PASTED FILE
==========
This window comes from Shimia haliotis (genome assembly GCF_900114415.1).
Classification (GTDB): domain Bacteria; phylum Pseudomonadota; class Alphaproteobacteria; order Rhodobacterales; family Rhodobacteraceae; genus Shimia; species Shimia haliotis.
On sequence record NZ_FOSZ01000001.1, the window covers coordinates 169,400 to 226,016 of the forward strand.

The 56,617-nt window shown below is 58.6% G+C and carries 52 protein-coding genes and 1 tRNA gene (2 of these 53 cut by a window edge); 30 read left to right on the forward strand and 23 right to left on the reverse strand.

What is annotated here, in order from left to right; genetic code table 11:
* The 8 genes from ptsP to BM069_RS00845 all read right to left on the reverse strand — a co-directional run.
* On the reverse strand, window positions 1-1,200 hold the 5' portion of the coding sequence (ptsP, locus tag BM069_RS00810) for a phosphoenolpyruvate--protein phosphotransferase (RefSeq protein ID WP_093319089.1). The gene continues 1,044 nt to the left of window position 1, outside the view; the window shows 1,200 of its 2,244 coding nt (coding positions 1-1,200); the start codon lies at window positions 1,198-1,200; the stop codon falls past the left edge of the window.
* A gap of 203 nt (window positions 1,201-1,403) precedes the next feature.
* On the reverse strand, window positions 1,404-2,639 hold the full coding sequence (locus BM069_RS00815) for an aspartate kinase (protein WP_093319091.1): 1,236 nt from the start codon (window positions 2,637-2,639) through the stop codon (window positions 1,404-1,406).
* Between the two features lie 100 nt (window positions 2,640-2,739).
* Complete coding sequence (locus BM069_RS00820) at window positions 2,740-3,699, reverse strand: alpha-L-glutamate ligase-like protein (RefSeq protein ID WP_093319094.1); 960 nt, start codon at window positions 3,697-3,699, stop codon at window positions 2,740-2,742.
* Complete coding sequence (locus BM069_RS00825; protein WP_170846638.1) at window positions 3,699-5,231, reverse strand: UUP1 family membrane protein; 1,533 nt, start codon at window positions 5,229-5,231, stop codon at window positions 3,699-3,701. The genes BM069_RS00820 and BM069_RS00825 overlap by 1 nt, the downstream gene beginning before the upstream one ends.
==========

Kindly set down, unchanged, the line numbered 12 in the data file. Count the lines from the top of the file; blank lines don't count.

* Complete coding sequence (locus BM069_RS00825; protein WP_170846638.1) at window positions 3,699-5,231, reverse strand: UUP1 family membrane protein; 1,533 nt, start codon at window positions 5,229-5,231, stop codon at window positions 3,699-3,701. The genes BM069_RS00820 and BM069_RS00825 overlap by 1 nt, the downstream gene beginning before the upstream one ends.